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This day in TV news

Alright, folks. So, since Lex is working on something special, I thought I’d share a few thoughts on recent TV developments.

As you may know, ABC has launched last week a new block of comedies, with really strong ratings and favorable reviews. At least, for the 2 that aired last week, and the ones ABC put the most marketing moolah on: “Modern Family” and “Cougar Town”, with Courteney Cox. But, as the remaining 2 premiere tonight, critics are less than favorable.

“Hank” and “The Middle” both star the leads of FOX cancelled sitcom of 2007-2008, “Back To You”: Kelsey Grammer and Patricia Heaton. Though it seems that “The Middle” is a carefully subtle rehash of “Malcolm in The Middle”, though with more Janitor, critics have it in for “Hank”, starring Grammer as a fired CEO who tries to bounce back.

As it stands, the show may very well suck, though it can still improve from the pilot, if the audience gives it some slack (and don’t tune out). But one baffling review came from Tim Goodman, from SF Gate:

What makes no sense about “Hank” – beyond the fact that it even exists – is that the sitcom is an old-school, multicamera affair with that intrusive laugh track. The three sitcoms that follow it are all single-camera comedies with no laugh track. “Hank” sticks out – and not in a good way.

OK, first of all, who put into the critics’ brain this moronic idea that multicamera sitcoms are “old-school”? Almost all of CBS comedy block are multicamera, and they are among the most-watched shows on network television. Moreover, with “How I Met Your Mother” and “The Big Bang Theory”, CBS makes the impossible weekly: attracting younger viewers every Monday. Now, Becky, 15, from Illinois, will rather watch Ted, Barney and Robin than Heroes season 4. And laugh track never was the matter. The matter should be whether the show is funny or not. If “Hank” has to stick out like a sore thumb out of ABC’s comedy block, it will be because it’s just not funny. Not because a so-called 1987 way of shooting a sitcom.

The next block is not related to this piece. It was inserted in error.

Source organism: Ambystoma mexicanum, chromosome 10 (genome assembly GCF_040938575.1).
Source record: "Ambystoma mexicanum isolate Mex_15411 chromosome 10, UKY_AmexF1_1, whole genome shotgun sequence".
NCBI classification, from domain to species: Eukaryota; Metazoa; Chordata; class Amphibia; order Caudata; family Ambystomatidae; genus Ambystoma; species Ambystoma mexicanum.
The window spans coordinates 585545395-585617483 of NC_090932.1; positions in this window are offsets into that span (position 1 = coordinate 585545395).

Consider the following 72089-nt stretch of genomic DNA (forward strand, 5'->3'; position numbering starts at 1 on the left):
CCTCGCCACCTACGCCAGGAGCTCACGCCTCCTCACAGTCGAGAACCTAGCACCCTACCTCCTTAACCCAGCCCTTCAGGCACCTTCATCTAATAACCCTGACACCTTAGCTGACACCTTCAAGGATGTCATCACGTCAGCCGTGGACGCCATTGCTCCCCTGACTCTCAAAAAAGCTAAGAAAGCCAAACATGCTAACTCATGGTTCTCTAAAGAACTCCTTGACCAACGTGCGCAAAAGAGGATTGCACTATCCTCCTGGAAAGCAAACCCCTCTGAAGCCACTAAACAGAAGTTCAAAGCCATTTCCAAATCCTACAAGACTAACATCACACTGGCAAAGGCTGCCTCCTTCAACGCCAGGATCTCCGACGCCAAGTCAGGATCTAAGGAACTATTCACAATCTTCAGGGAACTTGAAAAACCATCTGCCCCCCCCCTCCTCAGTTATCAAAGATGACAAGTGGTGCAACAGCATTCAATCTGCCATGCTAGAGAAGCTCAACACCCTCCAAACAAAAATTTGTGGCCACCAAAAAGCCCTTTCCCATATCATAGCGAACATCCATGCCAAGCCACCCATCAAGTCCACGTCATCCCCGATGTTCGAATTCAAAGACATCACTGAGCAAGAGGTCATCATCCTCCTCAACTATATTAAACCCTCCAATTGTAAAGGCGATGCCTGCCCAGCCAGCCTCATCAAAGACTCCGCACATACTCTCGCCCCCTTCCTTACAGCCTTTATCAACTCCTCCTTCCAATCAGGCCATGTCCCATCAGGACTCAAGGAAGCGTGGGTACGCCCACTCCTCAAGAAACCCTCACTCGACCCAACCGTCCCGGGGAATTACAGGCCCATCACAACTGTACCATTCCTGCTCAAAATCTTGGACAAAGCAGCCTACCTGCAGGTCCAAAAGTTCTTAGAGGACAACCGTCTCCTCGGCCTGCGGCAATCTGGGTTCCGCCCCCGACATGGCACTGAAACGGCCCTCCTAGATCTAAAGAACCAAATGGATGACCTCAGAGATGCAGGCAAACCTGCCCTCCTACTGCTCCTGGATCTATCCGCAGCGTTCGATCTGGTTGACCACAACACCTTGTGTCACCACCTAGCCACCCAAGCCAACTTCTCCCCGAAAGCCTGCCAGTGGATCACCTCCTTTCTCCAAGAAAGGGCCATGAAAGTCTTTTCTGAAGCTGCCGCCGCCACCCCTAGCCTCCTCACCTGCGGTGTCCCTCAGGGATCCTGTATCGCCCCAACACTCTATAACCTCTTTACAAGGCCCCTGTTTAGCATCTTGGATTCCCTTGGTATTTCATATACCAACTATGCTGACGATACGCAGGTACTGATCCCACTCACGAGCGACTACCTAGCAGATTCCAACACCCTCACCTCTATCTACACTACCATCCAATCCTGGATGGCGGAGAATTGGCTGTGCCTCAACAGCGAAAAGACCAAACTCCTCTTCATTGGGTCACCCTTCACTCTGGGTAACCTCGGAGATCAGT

In other comedy news, BBC2 and Showtime announced a new partnership to produce a 6-episode series called “Episodes”. Apparently, it revolves around a couple of Brits whose comedy creation gets adapted for the American market. Behind it are David Crane (one of the creators of “Friends” and “The Class”) and one of the “Mad About You” producers. And it’s starring….Matt LeBlanc. Yup, Joey from “Friends” in a dumbed-down version of himself.

OK. There’s so much to process from this news, where do I get started.

1) So, what’s the idea for Showtime? Get its own version of “Entourage” or its own version of “Extras”? Hollywood satire can be plain boring. Or bland, as can attest the 6 seasons already produced of “Entourage”. (Just a personal opinion here.)

2)Out of all the “Friends”, you pass on Matthew “Motherfucking” Perry but settle for Matt LeBlanc? What is wrong with you?

3) In a weird case of art-imitating-life, no less than three UK sitcoms were adapted into American pilots in the past season: “The IT Crowd”, for NBC, with David Guarascio and Moses Port from “Aliens In America”…uh…fame?; “Absolutely Fabulous”, and “Spaced”, both for FOX. The latter two were welcomed with nails-on-chalkboard reactions from the original fans.

4)Will the show revolve around adapting a British settling into an American joke, with very different writing and boundaries? And if so, how is it a great idea?

5)Earlier this year, Showtime passed on ALL of its pilots in contention. And they decide to restart their development slate with THIS?!?

That’s all for today.

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